The semiconductors need to come in the highest quality, as consumers will be even more sensitive than usual for any issues of the new electric cars cites Stephan Zizala, Head of the business line Automotive High Power, Automotive Division, Infineon Technologies(Munich). During this interview, Stephan underlines the challenges and Infineon’s solutions to address the evolving Electric Vehicle segment. Edited Nub.
- What are the current challenges for semiconductor players in the EV segment?Electrified vehicles are the key strategic priority for our customers in the next years. Most of them plan the quickest and steepest volume ramp of a completely new technology of their company history. The battery and the power semiconductors are the key influencing factors for the reach, cost and performance of the cars. To be successful our customers need a semiconductor supplier that enables them to develop scalable car platforms, provides highest quality and can scale production very quickly to very high volumes. In 2018, Infineon supplied power semiconductors to 15 out of the top selling 20 electric and plug-in hybrid electric vehicles worldwide – proving that we meet our customers’ requirements globally. We have a track record in ramping up production volumes quickly. Infineon is the first company which produces power semiconductors on 300mm wafers. Therefore, we can produce significantly more chips per wafer than our competitors and we are in a unique position to ramp up our production capacity quickly.
2. There are evolving criticalities in battery pack system management, induction motor design, braking to radar systems etc? How is your company tackling to bring up a knowledge-based innovation in this domain?
Achieving a very aggressive time-to-market with limited development resources is a key issue for our customers. Infineon can help here with industry’s broadest semiconductor portfolio for electro mobility: From silicon IGBTs to SiC, from chips to modules, complemented with optimized drivers, sensors and microcontrollers to reduce development time. With our system approach, we enable the customer to react quickly to changes in the dynamic electromobility market.
3. IGBTs account for half of the driving system cost; they command 8-10% of the total EV production cost. How are you modelling towards Automotive-Qualified IGBTs for this segment?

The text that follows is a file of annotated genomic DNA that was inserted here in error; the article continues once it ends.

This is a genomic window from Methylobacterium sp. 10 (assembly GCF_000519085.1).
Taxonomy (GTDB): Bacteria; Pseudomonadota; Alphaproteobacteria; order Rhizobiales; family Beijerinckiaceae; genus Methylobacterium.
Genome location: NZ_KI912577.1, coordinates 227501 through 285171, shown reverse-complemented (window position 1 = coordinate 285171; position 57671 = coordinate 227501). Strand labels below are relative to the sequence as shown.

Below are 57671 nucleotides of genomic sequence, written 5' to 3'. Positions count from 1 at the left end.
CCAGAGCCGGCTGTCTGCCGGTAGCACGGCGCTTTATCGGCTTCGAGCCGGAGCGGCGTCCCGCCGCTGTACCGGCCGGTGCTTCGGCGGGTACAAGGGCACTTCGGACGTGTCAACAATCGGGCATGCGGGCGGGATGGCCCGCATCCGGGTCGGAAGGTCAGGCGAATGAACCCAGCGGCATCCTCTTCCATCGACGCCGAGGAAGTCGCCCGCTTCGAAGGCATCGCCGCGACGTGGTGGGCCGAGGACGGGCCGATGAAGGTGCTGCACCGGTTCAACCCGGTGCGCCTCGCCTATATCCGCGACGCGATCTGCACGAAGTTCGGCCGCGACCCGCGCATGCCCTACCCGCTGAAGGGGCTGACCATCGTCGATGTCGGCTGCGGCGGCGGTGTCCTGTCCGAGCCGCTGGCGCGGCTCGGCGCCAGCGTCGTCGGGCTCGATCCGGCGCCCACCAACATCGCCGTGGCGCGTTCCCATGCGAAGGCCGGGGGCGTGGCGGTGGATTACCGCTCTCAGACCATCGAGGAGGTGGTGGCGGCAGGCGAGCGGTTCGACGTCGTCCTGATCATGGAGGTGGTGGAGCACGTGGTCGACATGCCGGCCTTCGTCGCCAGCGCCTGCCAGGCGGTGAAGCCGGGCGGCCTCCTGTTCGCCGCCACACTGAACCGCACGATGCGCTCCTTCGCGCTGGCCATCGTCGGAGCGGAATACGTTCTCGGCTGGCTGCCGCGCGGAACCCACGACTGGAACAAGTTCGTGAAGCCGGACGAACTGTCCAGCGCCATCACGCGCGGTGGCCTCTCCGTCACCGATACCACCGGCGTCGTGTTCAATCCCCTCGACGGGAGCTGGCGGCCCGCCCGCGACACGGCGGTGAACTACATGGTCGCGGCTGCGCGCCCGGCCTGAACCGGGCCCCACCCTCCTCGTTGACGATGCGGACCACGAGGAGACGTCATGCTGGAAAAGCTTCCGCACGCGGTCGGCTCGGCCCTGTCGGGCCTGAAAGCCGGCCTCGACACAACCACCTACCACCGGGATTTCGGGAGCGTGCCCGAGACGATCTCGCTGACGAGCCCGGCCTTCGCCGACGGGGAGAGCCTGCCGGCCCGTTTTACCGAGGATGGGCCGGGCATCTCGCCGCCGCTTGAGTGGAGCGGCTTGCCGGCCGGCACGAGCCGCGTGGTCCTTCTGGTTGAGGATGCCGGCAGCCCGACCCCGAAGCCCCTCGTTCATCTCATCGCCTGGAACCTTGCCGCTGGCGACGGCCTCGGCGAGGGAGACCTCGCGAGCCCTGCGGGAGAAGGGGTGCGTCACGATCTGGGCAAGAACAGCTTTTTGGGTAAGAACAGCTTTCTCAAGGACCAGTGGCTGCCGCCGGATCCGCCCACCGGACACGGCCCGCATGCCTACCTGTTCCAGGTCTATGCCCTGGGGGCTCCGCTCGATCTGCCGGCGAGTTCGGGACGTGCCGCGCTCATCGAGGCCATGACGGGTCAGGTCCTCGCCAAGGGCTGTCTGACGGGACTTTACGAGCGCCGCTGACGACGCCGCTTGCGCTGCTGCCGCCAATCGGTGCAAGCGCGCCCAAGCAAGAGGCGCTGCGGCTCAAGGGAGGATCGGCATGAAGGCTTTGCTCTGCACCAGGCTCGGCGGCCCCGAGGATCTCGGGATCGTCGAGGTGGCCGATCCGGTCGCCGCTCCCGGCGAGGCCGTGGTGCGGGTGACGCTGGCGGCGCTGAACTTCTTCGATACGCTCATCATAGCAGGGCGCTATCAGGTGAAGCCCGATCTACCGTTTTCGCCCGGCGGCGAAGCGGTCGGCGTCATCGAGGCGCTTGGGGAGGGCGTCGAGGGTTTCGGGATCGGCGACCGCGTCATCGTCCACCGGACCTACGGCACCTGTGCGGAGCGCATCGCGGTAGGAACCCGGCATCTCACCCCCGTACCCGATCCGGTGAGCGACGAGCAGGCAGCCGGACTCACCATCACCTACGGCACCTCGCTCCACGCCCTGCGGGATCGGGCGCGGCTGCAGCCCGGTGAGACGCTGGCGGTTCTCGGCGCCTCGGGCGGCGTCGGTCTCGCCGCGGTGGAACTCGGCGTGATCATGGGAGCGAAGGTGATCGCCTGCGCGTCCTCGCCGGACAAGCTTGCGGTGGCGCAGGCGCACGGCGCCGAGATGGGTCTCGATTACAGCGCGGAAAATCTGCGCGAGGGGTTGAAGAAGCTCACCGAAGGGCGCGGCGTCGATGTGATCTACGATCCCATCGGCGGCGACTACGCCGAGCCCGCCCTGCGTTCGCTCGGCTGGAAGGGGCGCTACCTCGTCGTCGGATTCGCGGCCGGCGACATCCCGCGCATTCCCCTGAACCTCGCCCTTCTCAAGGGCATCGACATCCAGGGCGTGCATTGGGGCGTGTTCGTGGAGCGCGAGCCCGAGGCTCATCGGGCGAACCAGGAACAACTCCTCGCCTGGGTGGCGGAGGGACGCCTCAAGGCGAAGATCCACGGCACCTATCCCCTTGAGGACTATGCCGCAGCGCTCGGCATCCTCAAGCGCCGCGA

The semiconductors need to come in the highest quality, as consumers will be even more sensitive than usual for any issues of the new electric cars. We believe that for an IGBT achieving just automotive qualification is not enough. We see this in all regions. One of Infineon’s core competences is meeting the quality and reliability requirements of electro mobility. Infineon was the first semiconductor company to develop specific electro mobility products more than 10 years ago. All of our experience is captured in sign-off and quality assurance rules which we apply to new products. By this, our products meet the stringent “Infineon Automotive” quality requirements and provide a unique advantage for our customers: less complaints! In 2018, Infineon shipped more than seven billion automotive parts worldwide. Less than 0.00001 percent of them were object of a customer complaint. Infineon’s quality is unmatched in the market.
4. Which markets do you reckon to be in-demand for EVs & HEVs?
China is and will remain the largest xEV market for the next few years. Regulations at state, province and city levels as well as subsidies for New Energy Vehicles (NEVs, including BEV, PHEV and FCEV) played a major role in the development of this market. In the next years, despite the reduction of the subsidies, we expect the NEV market to continue to grow, supported by the new dual credits regulation. China set the target to achieve a 20% penetration rate of NEVs in 2025. EU is today the second-largest market for EVs & HEVs. We expect this market in the EU to grow very fast in the next years also driven by ambitious targets to reduce the CO2 footprint. The first step will be in 2020/2021 when OEMs will have to meet a CO2-target of 95g/km on an overall fleet level. This represents a significant decrease from the 118,5g/km measured in 2017. And this gap can be only met with a significant increase of EVs & HEVs. This year, EU also set a long-term target with an additional reduction target for fleet emissions of 37,5% by 2030. One European OEM estimated that such a CO2 target could only be achieved with a 40% share of EVs. Other key regions such as the US, Japan & Korea will further drive the xEV growth, also driven by emission regulation. In the mid-term, India will become a key market for xEV, driven by a very aggressive target proposal for 2030. (e.g. proposal from The government’s think tank NITI Aayog to set the target at 100% of private cars to be electric from 2030).
5. Lastly, your flagship product in this domain?
In order to support the automotive industry in quickly building up a broad and cost competitive portfolio of hybrid and electric vehicles, Infineon has established a scalable family of power modules called HybridPACK Drive. It addresses main inverters. It is available in several versions optimized for different inverter performance levels. All of them have the same footprint, which allows system developers to scale inverter performance quickly and without a major system redesign. The different performance levels are mainly achieved by different cooling systems. The family already includes a module suitable for electric vehicles with a battery voltage of 700 V or more for ultra-fast charging. The next step will be a silicon carbide-based module in the family.